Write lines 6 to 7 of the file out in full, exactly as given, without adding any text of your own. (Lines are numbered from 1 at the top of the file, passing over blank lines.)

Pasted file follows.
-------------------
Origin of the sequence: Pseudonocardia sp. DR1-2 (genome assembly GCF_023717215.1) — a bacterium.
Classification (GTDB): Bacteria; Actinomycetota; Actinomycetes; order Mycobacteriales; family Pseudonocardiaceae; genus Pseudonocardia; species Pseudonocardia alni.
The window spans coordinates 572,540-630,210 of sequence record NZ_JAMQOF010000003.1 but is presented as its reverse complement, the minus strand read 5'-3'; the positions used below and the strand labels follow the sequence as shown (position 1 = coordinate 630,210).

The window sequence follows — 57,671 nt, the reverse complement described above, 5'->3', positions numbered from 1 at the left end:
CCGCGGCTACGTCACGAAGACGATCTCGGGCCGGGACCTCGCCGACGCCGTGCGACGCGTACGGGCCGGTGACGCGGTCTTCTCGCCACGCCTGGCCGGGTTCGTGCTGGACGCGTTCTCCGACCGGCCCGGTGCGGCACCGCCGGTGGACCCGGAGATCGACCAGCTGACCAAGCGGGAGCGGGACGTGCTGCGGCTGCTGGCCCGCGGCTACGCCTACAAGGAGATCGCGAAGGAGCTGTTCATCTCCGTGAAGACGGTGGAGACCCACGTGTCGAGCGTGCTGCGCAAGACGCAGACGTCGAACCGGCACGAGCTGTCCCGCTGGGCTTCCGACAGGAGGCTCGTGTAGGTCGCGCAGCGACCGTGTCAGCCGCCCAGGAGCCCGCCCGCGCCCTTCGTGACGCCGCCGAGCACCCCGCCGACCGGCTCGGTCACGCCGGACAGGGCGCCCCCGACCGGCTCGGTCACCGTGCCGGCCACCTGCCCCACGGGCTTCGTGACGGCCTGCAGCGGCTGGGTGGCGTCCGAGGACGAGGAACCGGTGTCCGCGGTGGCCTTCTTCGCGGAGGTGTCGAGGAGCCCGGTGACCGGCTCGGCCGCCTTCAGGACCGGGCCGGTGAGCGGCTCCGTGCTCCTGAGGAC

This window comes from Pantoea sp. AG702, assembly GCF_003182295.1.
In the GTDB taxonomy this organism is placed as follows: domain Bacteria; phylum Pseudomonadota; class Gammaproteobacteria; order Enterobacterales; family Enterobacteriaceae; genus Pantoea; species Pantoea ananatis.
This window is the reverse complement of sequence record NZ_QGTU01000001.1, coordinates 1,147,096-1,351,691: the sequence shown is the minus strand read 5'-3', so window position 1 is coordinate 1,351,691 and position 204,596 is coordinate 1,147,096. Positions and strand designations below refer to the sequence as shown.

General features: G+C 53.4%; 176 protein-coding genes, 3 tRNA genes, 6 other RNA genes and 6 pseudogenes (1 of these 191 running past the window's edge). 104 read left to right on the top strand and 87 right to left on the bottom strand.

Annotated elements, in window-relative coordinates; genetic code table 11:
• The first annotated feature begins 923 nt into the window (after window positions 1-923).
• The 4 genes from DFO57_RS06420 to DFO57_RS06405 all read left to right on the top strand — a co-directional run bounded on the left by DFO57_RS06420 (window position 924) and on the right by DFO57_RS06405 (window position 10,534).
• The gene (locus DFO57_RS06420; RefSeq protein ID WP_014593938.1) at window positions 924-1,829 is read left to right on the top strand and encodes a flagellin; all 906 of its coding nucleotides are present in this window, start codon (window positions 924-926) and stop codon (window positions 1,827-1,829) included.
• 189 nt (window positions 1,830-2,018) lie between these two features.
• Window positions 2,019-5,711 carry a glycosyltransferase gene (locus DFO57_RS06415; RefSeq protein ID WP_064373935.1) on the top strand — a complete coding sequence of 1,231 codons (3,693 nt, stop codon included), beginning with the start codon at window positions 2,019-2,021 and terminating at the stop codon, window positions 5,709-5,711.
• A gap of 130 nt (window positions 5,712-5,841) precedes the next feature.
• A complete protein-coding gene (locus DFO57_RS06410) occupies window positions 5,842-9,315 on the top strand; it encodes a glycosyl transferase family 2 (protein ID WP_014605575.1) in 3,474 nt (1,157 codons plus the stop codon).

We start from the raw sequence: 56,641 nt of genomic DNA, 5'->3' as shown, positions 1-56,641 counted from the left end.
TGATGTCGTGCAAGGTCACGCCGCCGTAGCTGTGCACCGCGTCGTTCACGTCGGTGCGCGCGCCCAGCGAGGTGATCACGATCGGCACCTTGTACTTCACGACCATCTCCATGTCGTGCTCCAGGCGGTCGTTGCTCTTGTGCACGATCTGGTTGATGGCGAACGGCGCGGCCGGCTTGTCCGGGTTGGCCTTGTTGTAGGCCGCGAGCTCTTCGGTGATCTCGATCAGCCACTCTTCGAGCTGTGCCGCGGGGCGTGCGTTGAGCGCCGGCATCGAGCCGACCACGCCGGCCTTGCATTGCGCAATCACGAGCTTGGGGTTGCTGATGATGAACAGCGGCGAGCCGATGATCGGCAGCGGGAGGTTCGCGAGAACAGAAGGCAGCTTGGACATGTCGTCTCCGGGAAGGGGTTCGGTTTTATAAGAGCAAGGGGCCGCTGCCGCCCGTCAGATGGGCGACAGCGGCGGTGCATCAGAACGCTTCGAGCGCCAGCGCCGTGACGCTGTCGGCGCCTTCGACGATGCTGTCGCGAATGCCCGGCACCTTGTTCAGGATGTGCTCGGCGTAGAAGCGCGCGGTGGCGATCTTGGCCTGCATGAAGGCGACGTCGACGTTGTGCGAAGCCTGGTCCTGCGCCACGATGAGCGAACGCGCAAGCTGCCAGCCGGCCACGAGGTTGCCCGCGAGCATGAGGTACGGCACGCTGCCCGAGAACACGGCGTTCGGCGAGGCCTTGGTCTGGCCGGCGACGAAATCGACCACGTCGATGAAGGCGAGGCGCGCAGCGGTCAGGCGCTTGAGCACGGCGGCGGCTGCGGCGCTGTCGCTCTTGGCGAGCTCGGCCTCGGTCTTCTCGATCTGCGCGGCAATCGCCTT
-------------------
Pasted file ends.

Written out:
This window comes from Pantoea sp. AG702, assembly GCF_003182295.1.
In the GTDB taxonomy this organism is placed as follows: domain Bacteria; phylum Pseudomonadota; class Gammaproteobacteria; order Enterobacterales; family Enterobacteriaceae; genus Pantoea; species Pantoea ananatis.